It took just half a minute for Deepak Parekh to say yes when asked if he was willing to merge his life insurance business with Max Life. Sitting in a closed door meeting with investment banking firm, Arpwood Capital, in mid-May this year, Parekh, HDFC’s chairman, was right in the middle of another deal when this idea was proposed. In barely a fortnight, HDFC Life would buy L&T General Insurance for Rs.551 crore, signalling its intent to grow the business.
The life insurance deal stitched in India by the top brass of HDFC Life and Max Life in conjunction with the bankers, would require just one meeting between Parekh and Analjit Singh, founder, Max Group. That was in London in the first week of June, a city where Singh spends a large part of his time. On June 17, the two men, along with their senior team, addressed the media at a five-star hotel in central Mumbai to announce they were in talks to merge their life insurance businesses. The combined entity would have assets under management of Rs.110,000 crore, with a market-share of 23.9%, making it the largest life insurance player, pipping ICICI Prudential Life. This would be the first M&A deal in the life insurance sector since 2005 when Anil Ambani’s Reliance Group bought over AMP Sanmar for Rs.100 crore.
It would also be a marriage of convenience. For Singh, a serial entrepreneur, and his foreign partner, exiting the business was on the agenda. Parekh, on the contrary, has been keen to grow his insurance business and take it right to the top.
And taking the inorganic route is something that Parekh has done in banking and mutual funds by acquiring Times Bank and Centurion Bank and through the buyout of Morgan Stanley’s business respectively. The deal with Max Life gives him a strong agent network, an established bancassurance model – via’s Max Life’s tie-up with Axis Bank, and a strong presence in north India. In contrast, HDFC Life’s forte is the west, while its agent business is not strong. The merger, thus, covers its weak links besides bringing in scale.
According to Nitin Chopra, former CEO, Bharti AXA Life Insurance, scale for a life insurance company has two dimensions – one is for servicing existing policy holders and the other is towards writing new business. In the first case, a reduction in servicing costs is possible by deriving synergies in technology, employee productivity and maximising the use of existing infrastructure costs. “In a merger, all these become better and lead to a reduction in policy holder costs. There will also be lower management costs as the organisation is expected to be right-sized to fit the combined entity,” he says.
When it comes to gathering new business, the benefits will accrue as a result of distributing its fixed marketing and distribution costs over a larger business. “This will reduce the cost per policy. In a merger, this takes the shape of enhanced brand presence, a more diversified product range and better channel productivity,” points out Chopra.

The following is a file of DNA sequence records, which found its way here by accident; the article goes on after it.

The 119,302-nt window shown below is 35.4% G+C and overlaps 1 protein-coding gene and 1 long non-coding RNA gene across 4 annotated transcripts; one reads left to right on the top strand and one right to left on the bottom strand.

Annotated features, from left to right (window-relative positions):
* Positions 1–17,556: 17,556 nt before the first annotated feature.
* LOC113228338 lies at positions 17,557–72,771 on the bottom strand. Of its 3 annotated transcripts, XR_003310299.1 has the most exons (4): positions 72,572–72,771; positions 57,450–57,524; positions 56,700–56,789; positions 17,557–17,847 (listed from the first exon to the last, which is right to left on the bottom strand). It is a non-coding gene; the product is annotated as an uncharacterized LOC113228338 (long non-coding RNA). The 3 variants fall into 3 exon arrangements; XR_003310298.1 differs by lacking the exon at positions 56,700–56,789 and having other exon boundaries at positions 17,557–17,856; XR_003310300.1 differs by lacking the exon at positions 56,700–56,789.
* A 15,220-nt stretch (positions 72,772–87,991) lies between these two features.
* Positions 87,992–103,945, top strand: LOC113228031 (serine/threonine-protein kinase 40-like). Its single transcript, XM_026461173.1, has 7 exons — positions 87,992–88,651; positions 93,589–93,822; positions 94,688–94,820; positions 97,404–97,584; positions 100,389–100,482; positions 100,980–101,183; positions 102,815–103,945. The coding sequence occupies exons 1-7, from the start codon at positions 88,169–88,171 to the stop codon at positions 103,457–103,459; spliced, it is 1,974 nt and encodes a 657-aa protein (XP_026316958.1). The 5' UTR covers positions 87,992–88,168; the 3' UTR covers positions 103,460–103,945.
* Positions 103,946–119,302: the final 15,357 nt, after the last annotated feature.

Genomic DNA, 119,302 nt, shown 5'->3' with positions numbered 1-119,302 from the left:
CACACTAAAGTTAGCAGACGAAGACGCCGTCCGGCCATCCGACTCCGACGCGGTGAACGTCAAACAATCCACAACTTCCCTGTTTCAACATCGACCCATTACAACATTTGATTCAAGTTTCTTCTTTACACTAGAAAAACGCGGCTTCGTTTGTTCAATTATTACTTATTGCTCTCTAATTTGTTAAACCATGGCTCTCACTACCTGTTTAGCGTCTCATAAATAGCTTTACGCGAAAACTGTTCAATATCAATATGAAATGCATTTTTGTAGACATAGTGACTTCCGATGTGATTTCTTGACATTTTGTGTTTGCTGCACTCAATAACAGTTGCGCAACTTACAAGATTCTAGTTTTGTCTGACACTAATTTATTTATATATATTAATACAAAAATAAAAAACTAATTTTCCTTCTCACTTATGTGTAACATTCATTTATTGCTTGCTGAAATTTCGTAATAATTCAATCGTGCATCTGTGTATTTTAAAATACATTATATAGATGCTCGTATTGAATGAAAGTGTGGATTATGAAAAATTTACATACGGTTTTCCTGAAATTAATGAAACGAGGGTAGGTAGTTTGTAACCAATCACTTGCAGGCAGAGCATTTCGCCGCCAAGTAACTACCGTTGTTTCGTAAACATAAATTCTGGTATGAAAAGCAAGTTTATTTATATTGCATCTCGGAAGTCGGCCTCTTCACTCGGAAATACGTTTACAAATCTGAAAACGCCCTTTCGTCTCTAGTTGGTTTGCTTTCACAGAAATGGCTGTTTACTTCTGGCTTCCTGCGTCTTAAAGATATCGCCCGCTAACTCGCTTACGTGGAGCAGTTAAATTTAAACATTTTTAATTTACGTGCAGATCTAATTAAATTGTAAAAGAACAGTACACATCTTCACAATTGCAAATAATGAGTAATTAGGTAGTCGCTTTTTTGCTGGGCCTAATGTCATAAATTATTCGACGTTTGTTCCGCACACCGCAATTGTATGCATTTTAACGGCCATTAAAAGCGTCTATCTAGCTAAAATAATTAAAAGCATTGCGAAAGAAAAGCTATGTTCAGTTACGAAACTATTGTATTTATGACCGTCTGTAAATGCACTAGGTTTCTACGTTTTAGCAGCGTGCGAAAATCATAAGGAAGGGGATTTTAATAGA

Sorting it out
From Max Life’s point of view, the pain point has been Mitsui Sumitomo, the Tokyo-based insurance company, which holds a 25% stake in the insurer. It had acquired the stake in 2012 from New York Life and Max, both of whom had made handsome returns. Now, Mitsui Sumitomo wants to call it quits and is banking on this merger to do just that. By the looks of it, the new entity, which is likely to be called HDFC Life, will eventually have a shareholding that is similar to the one at present. The only difference is that it will be a listed company with minority shareholders like Axis Bank and Wipro founder, Azim Premji, through his private investment arm.
While Max Financial, the company that runs the insurance business, has a market capitalisation of Rs.13,400 crore, HDFC Life’s valuation could be around Rs.19,000 crore. This is based on a deal struck in August last year when HDFC sold a 9% stake in the insurance company to Standard Life for Rs.1,700 crore. The merger, as Parekh said to the media, will not necessitate an IPO for HDFC Life, which was the earlier plan. All eyes are therefore on the swap ratio for the merger and the consequent shareholding.
That could mean a big payoff for Singh, who has now made it a habit of selling his businesses at top dollar valuation. An inkling of the same – that he was open to exiting life insurance – was evident in the middle of January this year when Max India split into three business verticals. Max Financial Services, a new entity, would focus only on life insurance, Max India would oversee health and Max Ventures & Industries would be in charge of speciality packaging. This development would have been routine except for the fact that Max Financial became India’s first listed insurance company by the virtue of its 68% holding in Max Life Insurance, with the rest held by Mitsui Sumitomo & Axis Bank.
And Singh has learnt a thing or two from his telecommunications experience, a sector where he made money at every point. In 1998, he sold his 41% holding in Hutchison Max, the company that ran the Mumbai cellular services operation, for an impressive Rs.561 crore, even before the telecom boom had begun. This was after his radio paging business was swamped by the cellular business. In the ensuing years, Hutchison Max grew to become the second largest player in the business. “The lesson for him was never to exit a business completely. He rarely got the timing wrong after that,” says a former Hutchison executive. In 2006, Singh invested back in the same company, now a much larger Hutchison Essar, and exited in parts making a return said to be in excess of 4x.
In Max Life, Singh has invested about Rs.500 crore so far. Assuming the above mentioned valuation holds for the two companies, Singh will yet again end up making a cool 4.7x on capital invested.